Estimated fiscal impact: Additional state revenues of between $7 billion and $9 billion annually from an increase in state excise taxes on alcoholic beverages, with the proceeds going to support alcohol-related programs and services. A decrease in state and local revenues from existing excise and sales taxes on alcoholic beverages of several hundred million dollars annually due to a likely decline in consumption of alcoholic beverages.

Findings section

(Note: In California, when initiative sponsors submit language for a proposed initiative, they may submit with their language a section of "findings." Findings, even if they are presented by initiative sponsors as facts, represent the opinion of the initiative's sponsors, and are not vetted by others.)

The "findings" section of 10-0005 lays out these beliefs of sponsors; the text that appears below is an exact quote from the "findings" section submitted by the initiative's sponsors:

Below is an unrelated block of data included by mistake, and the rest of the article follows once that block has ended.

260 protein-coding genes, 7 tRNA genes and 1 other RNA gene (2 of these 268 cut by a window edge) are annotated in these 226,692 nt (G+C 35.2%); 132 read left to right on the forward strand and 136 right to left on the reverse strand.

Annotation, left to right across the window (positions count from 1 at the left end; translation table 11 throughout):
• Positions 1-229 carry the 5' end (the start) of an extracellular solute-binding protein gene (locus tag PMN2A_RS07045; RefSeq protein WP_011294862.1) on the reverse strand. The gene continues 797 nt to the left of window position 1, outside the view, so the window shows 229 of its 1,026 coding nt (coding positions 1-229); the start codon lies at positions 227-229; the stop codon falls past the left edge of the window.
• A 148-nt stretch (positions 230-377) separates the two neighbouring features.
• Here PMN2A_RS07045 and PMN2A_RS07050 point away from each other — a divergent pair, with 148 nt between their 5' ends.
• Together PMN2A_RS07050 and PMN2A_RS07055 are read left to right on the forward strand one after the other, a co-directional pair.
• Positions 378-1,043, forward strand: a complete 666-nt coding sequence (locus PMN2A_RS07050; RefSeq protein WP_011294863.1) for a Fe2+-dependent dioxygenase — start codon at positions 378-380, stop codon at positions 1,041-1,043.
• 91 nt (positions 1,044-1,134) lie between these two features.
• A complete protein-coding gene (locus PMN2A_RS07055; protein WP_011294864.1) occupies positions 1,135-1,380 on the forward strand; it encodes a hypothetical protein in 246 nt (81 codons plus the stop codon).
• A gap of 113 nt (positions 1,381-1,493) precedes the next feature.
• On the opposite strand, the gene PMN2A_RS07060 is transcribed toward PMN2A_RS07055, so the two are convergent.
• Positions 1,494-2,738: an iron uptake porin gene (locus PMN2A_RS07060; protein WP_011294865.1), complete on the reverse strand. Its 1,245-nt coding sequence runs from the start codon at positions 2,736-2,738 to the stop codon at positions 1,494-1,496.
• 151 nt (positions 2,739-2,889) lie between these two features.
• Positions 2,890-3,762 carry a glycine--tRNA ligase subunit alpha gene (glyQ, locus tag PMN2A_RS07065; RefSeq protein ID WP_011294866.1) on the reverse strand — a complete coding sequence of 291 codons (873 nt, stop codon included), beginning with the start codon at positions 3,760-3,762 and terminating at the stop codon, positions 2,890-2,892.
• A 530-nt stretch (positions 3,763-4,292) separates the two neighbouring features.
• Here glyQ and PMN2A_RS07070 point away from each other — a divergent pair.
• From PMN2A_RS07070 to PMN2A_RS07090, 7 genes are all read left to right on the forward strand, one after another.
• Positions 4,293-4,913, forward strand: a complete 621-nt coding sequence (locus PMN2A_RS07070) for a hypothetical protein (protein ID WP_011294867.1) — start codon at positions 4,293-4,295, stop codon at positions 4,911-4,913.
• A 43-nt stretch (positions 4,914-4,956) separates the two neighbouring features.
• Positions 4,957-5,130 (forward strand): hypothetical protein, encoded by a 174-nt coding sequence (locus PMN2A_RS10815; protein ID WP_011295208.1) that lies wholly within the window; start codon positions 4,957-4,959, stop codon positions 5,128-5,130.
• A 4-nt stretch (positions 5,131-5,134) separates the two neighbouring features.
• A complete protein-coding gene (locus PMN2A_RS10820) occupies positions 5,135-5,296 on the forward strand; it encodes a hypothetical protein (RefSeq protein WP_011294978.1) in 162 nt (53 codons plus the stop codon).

(a) Alcohol-related problems cost Californians an estimated $38.4 billion annually, including the costs of illness and injury, the criminal justice system, lost productivity, impacts on the welfare system, trauma and emergency care, and the foster care system.

(b) Alcohol use also costs California's state and county governments approximately $8.3 billion annually in increased health care costs, criminal justice costs, and lost tax revenues, while the income to the state from alcohol licensing, fees, excise taxes, and sales taxes is less than $1 billion annually.